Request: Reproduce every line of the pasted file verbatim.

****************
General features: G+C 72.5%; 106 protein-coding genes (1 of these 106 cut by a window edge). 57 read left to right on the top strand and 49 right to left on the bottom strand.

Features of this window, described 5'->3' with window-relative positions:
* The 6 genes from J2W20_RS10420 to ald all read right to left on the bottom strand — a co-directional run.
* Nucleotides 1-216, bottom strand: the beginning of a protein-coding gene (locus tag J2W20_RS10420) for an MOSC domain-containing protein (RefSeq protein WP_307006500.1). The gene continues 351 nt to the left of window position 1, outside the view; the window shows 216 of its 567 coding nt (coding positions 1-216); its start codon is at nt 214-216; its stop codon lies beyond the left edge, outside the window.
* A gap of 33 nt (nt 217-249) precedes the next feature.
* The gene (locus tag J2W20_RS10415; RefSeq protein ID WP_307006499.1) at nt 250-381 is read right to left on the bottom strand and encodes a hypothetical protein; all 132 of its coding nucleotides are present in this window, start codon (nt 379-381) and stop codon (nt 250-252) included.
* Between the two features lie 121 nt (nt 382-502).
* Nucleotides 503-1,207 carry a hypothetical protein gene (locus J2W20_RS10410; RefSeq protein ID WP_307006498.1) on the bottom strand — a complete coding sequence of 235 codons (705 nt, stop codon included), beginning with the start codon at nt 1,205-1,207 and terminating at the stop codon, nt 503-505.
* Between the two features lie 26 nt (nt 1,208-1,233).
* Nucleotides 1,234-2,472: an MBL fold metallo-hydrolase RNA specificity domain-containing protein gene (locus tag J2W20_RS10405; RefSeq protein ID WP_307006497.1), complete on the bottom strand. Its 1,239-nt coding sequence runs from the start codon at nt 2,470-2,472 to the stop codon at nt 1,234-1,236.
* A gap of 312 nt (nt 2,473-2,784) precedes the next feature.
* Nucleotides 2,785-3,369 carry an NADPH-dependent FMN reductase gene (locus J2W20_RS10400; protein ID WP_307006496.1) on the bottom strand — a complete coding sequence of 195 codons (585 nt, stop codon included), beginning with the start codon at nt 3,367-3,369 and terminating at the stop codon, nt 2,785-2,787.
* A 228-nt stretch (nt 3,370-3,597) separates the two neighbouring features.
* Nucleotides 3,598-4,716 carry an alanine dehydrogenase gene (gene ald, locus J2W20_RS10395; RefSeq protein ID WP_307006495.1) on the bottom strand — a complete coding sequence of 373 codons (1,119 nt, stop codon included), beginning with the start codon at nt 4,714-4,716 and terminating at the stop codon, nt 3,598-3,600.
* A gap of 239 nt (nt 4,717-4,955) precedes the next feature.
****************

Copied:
General features: G+C 72.5%; 106 protein-coding genes (1 of these 106 cut by a window edge). 57 read left to right on the top strand and 49 right to left on the bottom strand.

Features of this window, described 5'->3' with window-relative positions:
* The 6 genes from J2W20_RS10420 to ald all read right to left on the bottom strand — a co-directional run.
* Nucleotides 1-216, bottom strand: the beginning of a protein-coding gene (locus tag J2W20_RS10420) for an MOSC domain-containing protein (RefSeq protein WP_307006500.1). The gene continues 351 nt to the left of window position 1, outside the view; the window shows 216 of its 567 coding nt (coding positions 1-216); its start codon is at nt 214-216; its stop codon lies beyond the left edge, outside the window.
* A gap of 33 nt (nt 217-249) precedes the next feature.
* The gene (locus tag J2W20_RS10415; RefSeq protein ID WP_307006499.1) at nt 250-381 is read right to left on the bottom strand and encodes a hypothetical protein; all 132 of its coding nucleotides are present in this window, start codon (nt 379-381) and stop codon (nt 250-252) included.
* Between the two features lie 121 nt (nt 382-502).
* Nucleotides 503-1,207 carry a hypothetical protein gene (locus J2W20_RS10410; RefSeq protein ID WP_307006498.1) on the bottom strand — a complete coding sequence of 235 codons (705 nt, stop codon included), beginning with the start codon at nt 1,205-1,207 and terminating at the stop codon, nt 503-505.
* Between the two features lie 26 nt (nt 1,208-1,233).
* Nucleotides 1,234-2,472: an MBL fold metallo-hydrolase RNA specificity domain-containing protein gene (locus tag J2W20_RS10405; RefSeq protein ID WP_307006497.1), complete on the bottom strand. Its 1,239-nt coding sequence runs from the start codon at nt 2,470-2,472 to the stop codon at nt 1,234-1,236.
* A gap of 312 nt (nt 2,473-2,784) precedes the next feature.
* Nucleotides 2,785-3,369 carry an NADPH-dependent FMN reductase gene (locus J2W20_RS10400; protein ID WP_307006496.1) on the bottom strand — a complete coding sequence of 195 codons (585 nt, stop codon included), beginning with the start codon at nt 3,367-3,369 and terminating at the stop codon, nt 2,785-2,787.
* A 228-nt stretch (nt 3,370-3,597) separates the two neighbouring features.
* Nucleotides 3,598-4,716 carry an alanine dehydrogenase gene (gene ald, locus J2W20_RS10395; RefSeq protein ID WP_307006495.1) on the bottom strand — a complete coding sequence of 373 codons (1,119 nt, stop codon included), beginning with the start codon at nt 4,714-4,716 and terminating at the stop codon, nt 3,598-3,600.
* A gap of 239 nt (nt 4,717-4,955) precedes the next feature.